DFW Blood Supply Reaches Critically Low Level

January 11th, 2019

The blood supply in the Dallas-Fort Worth Metroplex has dwindled to uncomfortably low levels, causing a critical shortage to be declared across the area by JPS Health Network’s blood supplier, Carter BloodCare.

A rescue helicopter lands at JPS


“This is as low as I can remember the supply getting,” said Marie Becerra, manager of Transfusion Services at JPS Health Network. “We’re scraping the bottom.”

At JPS, the only Level 1 Trauma Center in Tarrant County, the minimum acceptable amount of O Negative blood to have on hand is 35 units, according to Becerra. As of Friday afternoon, the health network had 12 units in stock.

Dr. Rajesh Gandhi, Medical Director of Trauma Services at JPS, said a lack of blood can tie the hands of trauma team members who are poised to save the lives of victims of crashes, accidents and violence around the clock, seven days a week.

“If a patient is actively bleeding, it’s not unusual to use 10-20 units of blood during one trauma case,” Gandhi said, adding that there are only about 1,000 units of all blood types, combined, currently on-hand in the entire Dallas-Fort Worth region. According to Carter BloodCare, there is less than a one-day supply of blood in stock for the region.

“Carter BloodCare typically likes to see 1,000 donors each day in order to maintain the community blood supply at a safe and sufficient level,” Doug Heath, director of lab operations for Carter BloodCare, said in an appeal for donors. “The week ahead shows an estimated 3,000 appointments short of that target. This is a situation that will not go away overnight.”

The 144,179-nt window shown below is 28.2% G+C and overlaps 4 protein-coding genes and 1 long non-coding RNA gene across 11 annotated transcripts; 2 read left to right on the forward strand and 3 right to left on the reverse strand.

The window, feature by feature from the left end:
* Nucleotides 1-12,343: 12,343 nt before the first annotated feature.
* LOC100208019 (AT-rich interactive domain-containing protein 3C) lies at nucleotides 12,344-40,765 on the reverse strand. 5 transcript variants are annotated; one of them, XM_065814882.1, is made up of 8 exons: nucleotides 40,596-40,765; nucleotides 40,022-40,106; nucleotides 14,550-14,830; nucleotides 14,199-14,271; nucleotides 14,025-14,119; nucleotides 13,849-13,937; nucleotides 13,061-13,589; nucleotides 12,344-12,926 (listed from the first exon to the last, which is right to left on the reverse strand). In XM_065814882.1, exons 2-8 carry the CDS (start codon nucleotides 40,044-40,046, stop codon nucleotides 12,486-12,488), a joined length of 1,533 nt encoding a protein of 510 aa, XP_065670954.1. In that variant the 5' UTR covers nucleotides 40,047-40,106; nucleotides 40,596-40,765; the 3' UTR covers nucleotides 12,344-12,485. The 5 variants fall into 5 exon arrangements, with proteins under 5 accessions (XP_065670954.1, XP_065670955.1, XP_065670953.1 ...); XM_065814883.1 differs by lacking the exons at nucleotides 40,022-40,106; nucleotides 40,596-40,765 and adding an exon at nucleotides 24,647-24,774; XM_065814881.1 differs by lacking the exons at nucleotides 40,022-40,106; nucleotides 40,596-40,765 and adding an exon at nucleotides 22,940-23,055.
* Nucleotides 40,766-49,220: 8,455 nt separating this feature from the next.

Type O Negative blood is known as the “universal blood type” because it can be used it people of any blood type. It is supplied to trauma patients because there isn’t often time to figure out what their blood type is during an emergency situation. Less than 7 percent of the population, or about one person out of 15, has O Negative blood. In addition to O Negative, the supply of A Negative, B Negative and O Positive are also critically low across the region.

Becerra said the health network isn’t planning to ask for in-house donations at this point. But team members and Tarrant County residents are encouraged to donate at one of the local, regularly-scheduled blood collection events to restock the local blood supply as soon as possible.

Becerra said, although the supply has dropped farther than usual, December and January are typically the toughest time of year to collect blood.

“The winter holidays are always a slow time for donations because people are traveling, high schoolers are on vacation and people are busy with other things and just aren’t donating,” Becerra said. “We’re reaching the time when the supply should start to go back up. Blood drives are happening, we just need people to get to them and donate.”

Why don’t hospitals and blood banks plan ahead for the holidays and stock up on their supply? According to the American Red Cross, red blood cells stored under refrigeration are only good for about 42 days. After that, the cells break down to the point that they can’t efficiently carry oxygen.

Gandhi, coincidentally, is scheduled to speak Tuesday at GPS about the need to conserve blood during surgery. He said the lecture is about putting in place best practices for surgery and that it’s not in reaction to the low blood supply.

Standard eligibility requirements to give blood are a minimum weight of 110 pounds, the donor can’t be ill and he or she must present a government-issued photo ID at each donation. Potential blood donors may volunteer at age 16 with parental consent; 17-year-olds and older may give independently. Text or call 800-366-2834, or visit carterbloodcare.org to make an appointment.

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